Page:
2) Join
For example: select * from Emps e, Deps d where e.dep_id = d.dep_id
What does join essentially mean? It constructs records that represent relationship between entities. Such relationships can be easily (and even more naturally) represented via nesting. To do that add column family Dep_Emps in which key is a department ID and column names are IDs of the corresponding employees.

3) Group By
For example: select count(*) from Emps group by City
From implementation viewpoint Group By is very similar to select/indexing described above. You just need to add a column family City_Emps with cities as keys and employee IDs as column names. In this case you will count the number of employees on retrieval. Or you can have a single column named count which value is the pre-calculated number of employees in the city.

4) Order By
To keep data sorted in Cassandra you can use two mechanisms: (a) records can be sorted by keys using OrderPreservingPartitioner with range queries (more on this in Cassandra: RandomPartitioner vs OrderPreservingPartitioner). To keep nested data sorted you can use automatically supported ordering for column names.

To support all these operations we store redundant data optimized for each particular query. It has two implications:
1) You must know queries in advance (i.e. no support for ad-hoc queries). However, typically in Web applications and enterprise OLTP applications queries are well known in advance, few in number, and do not change often. Read Mike Stonebraker convincingly talking about that.  BTW, Constraint Tree Schema, described in the latter paper, also exploits nesting to organize data for predefined queries.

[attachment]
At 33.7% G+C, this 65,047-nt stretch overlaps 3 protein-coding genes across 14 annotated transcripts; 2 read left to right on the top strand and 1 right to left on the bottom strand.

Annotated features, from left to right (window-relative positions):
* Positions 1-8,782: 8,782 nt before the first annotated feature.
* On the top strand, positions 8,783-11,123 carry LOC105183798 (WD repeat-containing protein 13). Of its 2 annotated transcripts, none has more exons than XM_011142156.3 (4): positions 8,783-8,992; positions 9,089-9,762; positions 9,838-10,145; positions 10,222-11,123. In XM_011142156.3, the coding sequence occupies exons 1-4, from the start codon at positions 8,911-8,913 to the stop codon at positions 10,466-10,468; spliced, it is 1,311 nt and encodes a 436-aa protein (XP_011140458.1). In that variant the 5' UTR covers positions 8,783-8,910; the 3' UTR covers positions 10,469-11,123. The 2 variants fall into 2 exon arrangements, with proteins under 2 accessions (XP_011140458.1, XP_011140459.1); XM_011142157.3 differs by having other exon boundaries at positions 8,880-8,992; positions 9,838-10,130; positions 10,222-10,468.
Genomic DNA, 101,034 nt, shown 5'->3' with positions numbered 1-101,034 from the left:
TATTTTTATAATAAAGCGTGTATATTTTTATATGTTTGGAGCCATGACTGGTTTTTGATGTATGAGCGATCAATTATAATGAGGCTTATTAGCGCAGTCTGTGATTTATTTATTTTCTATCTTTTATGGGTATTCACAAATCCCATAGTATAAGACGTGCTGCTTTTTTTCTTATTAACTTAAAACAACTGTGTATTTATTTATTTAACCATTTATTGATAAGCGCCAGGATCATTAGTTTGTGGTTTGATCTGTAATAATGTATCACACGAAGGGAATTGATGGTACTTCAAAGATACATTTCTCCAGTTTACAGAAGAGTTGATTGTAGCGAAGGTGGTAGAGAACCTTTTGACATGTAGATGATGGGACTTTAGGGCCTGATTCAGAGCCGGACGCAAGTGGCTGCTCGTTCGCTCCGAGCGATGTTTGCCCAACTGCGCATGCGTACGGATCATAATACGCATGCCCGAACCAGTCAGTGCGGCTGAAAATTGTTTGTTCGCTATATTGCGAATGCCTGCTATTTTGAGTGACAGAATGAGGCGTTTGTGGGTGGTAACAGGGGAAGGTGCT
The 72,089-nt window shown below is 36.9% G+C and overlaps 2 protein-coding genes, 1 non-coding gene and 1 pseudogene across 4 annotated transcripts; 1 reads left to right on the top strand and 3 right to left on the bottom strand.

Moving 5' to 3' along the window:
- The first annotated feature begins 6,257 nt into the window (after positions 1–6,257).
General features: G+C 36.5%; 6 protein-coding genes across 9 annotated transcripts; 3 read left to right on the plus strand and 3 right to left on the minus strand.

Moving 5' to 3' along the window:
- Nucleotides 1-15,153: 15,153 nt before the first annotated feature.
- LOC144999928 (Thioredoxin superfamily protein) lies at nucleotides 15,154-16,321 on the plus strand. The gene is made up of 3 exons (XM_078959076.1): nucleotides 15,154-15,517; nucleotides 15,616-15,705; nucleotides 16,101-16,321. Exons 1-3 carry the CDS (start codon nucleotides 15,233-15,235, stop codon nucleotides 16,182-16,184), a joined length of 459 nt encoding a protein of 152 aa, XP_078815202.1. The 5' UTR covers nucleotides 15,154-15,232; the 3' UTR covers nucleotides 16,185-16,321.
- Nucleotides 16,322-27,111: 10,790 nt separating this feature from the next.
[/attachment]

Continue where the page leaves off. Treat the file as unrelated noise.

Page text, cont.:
2) We shift the burden from querying to updating because what we essentially do is supporting materialized views (i.e. pre-computed results of queries). But it makes a lot of sense in case of using Cassandra as Cassandra is very much optimized for updates (thanks to eventual consistency and “log-structured” storage borrowed from Google BigTable). So we can use fast updates to speed up query execution. Moreover, use-cases typical for social applications are proven to be only scalable with push-on-change model (i.e. preliminary data propagation via updates with simple queries – the approach taken in this post) in comparison with pull-on-demand model (i.e. data are stored normalized and combined by queries on demand – classical relational approach). On push-on-change versus pull-on-demand read WHY ARE FACEBOOK, DIGG, AND TWITTER SO HARD TO SCALE?

Written by maxgrinev

July 12, 2010 at 12:56 am

Posted in Cassandra

A Quick Introduction to the Cassandra Data Model

with 101 comments

Further reading: for an in-depth introduction see Understanding the Cassandra Data Model at datastax.com

For newcomers Cassandra data model is a mess. Even experienced database developers spend quite a bit of time learning it. There are great articles on the Web that explain the model. Read WTF is a SuperColumn? An Intro to the Cassandra Data Model and my favorite one – Installing and using Apache Cassandra With Java. This blog post is my take to explain Cassandra model to those who would like to understand the key ideas in 15 minutes or less.

In a nutshell, Cassandra data model can be described as follows:

1) Cassandra is based on a key-value model

A database consists of column families. A column family is a set of key-value pairs. I know the terminology is confusing but so far it is just basic key-value model. Drawing an analogy with relational databases, you can think about column family as table and a key-value pair as a record in a table.

2) Cassandra extends basic key-value model with two levels of nesting